Some of this regulatory expansion stems from legitimate concerns for the health or safety of consumers in new fields or ones that have revealed new risks: By creating a state‐regulated monopoly for certain services, so the theory goes, its quality will improve and its workers will be more committed to the field (having invested time and money to gain required education and skills). However, as the Institute for Justice (which litigates some of the most egregious licensing regulations on behalf of Americans blocked by them) explains, licensing rules often have little connection to legitimate consumer welfare concerns, with training for low‐risk fields (e.g., cosmetology) often far exceeding high‐risk ones (e.g., nursing). Instead, “licenses are most often created in response to lobbying by those already at work in an occupation and their industry associations” because licenses enrich incumbent workers and allow them to block new entrants into the field.
Regardless of the motivation, the end result is clear: The percentage of workers today subject to licensing in the supposedly “low regulation” United States is at or above the level in many European nations (and about the same as the EU average).
The licensing that American workers need does not come easily or cheaply either, even though the jobs themselves often don’t pay well. IJ calculated in 2017 that lower‐income occupational licenses require, on average, nearly a year of education or experience, one exam, and more than $260 in fees. That might not sound like a major barrier to you and me, but it can be impenetrable to, say, a single parent living paycheck‐to‐paycheck or someone who just lost a job due to COVID-19.
These averages, moreover, mask the most onerous and absurd licensing cases—many of which have been successfully challenged by IJ and similar legal organizations: having a lemonade stand; lawn mowing; analyzing traffic lights (unlicensed engineering!); giving dietary advice; teaching with a license from another state; arranging flowers; offering home funeral services; and, of course, braiding hair.
This high and increasing level of licensure has obvious implications for employment in the regulated professions at issue: Licensing laws supposedly intended to benefit consumer health and safety often end up creating—through testing, training, and fees—onerous barriers to employment for workers who don’t actually pose a risk to consumer health and safety (the supposed basis for licensure). That’s especially a problem in the United States, given that our social safety net is designed for flexibility, not stability (like, say, Germany).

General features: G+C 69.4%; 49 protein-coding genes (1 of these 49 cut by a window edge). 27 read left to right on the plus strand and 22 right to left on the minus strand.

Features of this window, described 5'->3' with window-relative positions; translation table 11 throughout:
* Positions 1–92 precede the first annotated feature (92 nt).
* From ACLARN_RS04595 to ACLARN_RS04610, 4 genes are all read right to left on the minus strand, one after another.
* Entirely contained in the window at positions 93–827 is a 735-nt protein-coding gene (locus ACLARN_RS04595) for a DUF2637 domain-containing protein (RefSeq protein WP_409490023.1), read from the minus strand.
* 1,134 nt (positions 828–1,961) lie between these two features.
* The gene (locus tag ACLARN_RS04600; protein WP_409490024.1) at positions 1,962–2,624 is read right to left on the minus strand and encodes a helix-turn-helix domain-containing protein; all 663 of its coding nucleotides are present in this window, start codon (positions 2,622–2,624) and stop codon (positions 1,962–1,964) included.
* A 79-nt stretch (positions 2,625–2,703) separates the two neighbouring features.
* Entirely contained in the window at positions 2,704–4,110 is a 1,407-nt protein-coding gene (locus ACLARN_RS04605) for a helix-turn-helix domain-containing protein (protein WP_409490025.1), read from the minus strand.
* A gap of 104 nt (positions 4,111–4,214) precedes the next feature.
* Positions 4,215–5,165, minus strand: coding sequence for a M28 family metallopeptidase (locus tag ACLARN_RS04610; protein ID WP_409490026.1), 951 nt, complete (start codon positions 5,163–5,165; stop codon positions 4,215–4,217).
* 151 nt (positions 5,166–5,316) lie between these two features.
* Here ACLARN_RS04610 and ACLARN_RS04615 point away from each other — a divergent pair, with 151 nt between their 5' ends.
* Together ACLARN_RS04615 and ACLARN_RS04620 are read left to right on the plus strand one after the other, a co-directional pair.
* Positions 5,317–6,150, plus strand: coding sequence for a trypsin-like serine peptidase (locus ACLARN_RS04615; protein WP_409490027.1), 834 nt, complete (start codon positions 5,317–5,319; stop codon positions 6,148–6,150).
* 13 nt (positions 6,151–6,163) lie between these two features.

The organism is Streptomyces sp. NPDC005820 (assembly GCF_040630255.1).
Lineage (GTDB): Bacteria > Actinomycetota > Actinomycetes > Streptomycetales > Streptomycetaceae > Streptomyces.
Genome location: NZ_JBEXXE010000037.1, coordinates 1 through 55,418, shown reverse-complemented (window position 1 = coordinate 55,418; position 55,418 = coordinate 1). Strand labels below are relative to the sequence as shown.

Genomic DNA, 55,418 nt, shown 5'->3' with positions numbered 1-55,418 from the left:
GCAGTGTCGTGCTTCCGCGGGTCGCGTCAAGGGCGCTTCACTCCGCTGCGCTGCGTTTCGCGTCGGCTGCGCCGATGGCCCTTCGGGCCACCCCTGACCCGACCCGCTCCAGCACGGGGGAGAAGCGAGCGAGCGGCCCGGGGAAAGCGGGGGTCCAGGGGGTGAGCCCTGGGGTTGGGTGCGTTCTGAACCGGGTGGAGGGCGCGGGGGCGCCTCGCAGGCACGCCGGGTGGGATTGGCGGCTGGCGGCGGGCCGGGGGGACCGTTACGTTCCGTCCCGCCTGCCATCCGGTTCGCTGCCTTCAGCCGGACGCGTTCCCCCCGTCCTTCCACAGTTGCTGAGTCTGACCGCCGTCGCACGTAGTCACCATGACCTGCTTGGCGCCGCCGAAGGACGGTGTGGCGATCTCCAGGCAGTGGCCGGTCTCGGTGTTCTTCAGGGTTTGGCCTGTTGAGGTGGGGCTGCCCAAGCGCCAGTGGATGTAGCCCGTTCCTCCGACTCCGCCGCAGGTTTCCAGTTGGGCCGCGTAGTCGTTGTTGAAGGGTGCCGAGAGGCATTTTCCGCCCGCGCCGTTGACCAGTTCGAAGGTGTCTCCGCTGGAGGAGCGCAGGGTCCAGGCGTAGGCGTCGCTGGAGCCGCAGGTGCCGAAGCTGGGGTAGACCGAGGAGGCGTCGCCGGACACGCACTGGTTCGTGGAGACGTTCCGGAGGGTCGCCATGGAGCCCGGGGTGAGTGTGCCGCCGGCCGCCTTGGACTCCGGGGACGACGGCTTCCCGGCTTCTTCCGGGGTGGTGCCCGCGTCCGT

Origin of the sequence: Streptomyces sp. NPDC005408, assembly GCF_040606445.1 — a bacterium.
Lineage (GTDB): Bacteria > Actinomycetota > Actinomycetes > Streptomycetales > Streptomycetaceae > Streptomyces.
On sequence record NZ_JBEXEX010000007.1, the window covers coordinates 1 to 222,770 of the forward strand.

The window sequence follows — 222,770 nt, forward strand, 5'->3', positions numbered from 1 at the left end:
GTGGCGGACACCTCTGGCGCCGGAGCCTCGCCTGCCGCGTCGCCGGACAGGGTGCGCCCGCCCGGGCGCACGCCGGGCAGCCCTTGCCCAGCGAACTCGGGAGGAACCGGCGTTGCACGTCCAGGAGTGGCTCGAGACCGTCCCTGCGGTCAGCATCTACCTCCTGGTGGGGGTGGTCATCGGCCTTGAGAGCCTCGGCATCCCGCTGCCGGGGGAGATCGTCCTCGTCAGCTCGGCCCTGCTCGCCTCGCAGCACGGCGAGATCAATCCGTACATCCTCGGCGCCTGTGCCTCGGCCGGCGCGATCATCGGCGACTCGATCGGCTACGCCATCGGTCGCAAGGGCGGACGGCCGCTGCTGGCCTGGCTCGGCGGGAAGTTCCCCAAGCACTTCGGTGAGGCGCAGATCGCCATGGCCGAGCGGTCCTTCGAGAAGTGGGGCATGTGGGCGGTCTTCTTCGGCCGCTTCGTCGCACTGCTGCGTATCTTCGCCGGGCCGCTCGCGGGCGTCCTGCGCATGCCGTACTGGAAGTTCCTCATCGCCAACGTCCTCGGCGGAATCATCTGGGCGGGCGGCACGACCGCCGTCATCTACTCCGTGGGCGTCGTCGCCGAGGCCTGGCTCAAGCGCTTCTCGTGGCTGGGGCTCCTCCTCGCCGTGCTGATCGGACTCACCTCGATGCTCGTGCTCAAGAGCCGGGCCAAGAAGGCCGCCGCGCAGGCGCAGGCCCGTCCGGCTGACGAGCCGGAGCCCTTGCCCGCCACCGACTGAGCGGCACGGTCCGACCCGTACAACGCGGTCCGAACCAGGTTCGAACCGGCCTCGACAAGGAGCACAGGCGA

These licensing barriers, of course, apply to self‐employment too and could be hurting Americans’ attempts to change careers—out of necessity or opportunity—during the pandemic. Indeed, several of the jobs mentioned in the initial Wall Street Journal article above on COVID-19 entrepreneurialism require licenses in one or more U.S. states. And the economic literature finds—again and again—that licensing severely burdens workers and their ability to change jobs (“labor dynamism”), while providing little benefit to consumers. For example, one recent paper examined license variation among the U.S. states and found that shifting an occupation from unlicensed to licensed reduces employment in the licensed occupation by a whopping 29 percent. The authors also discovered that licensing requirements delay the entry of younger workers into the relevant occupations, far beyond the amount of time needed to meet any relevant education requirements. Another study finds that licensing has significant negative effects on occupational mobility when switching both into and out of licensed occupations, accounting for “at least 7.7 percent of the total decline in occupational mobility over the past two decades.” Another paper looked specifically at the state cosmetology boards that determine licensing criteria and found many of them to be captured by incumbent license holders and (likely for that reason) erecting higher barriers to getting a license in that state.
Licensing requirements have been found to be particularly harmful for entrepreneurs without a lot of time and money. According to a 2015 paper from the Goldwater Institute, in fact, higher rates of state licensure of low‐income occupations (barbers, manicurists, interior designers, various construction workers, taxi drivers, etc.) are strongly associated with lower rates of low‐income entrepreneurship: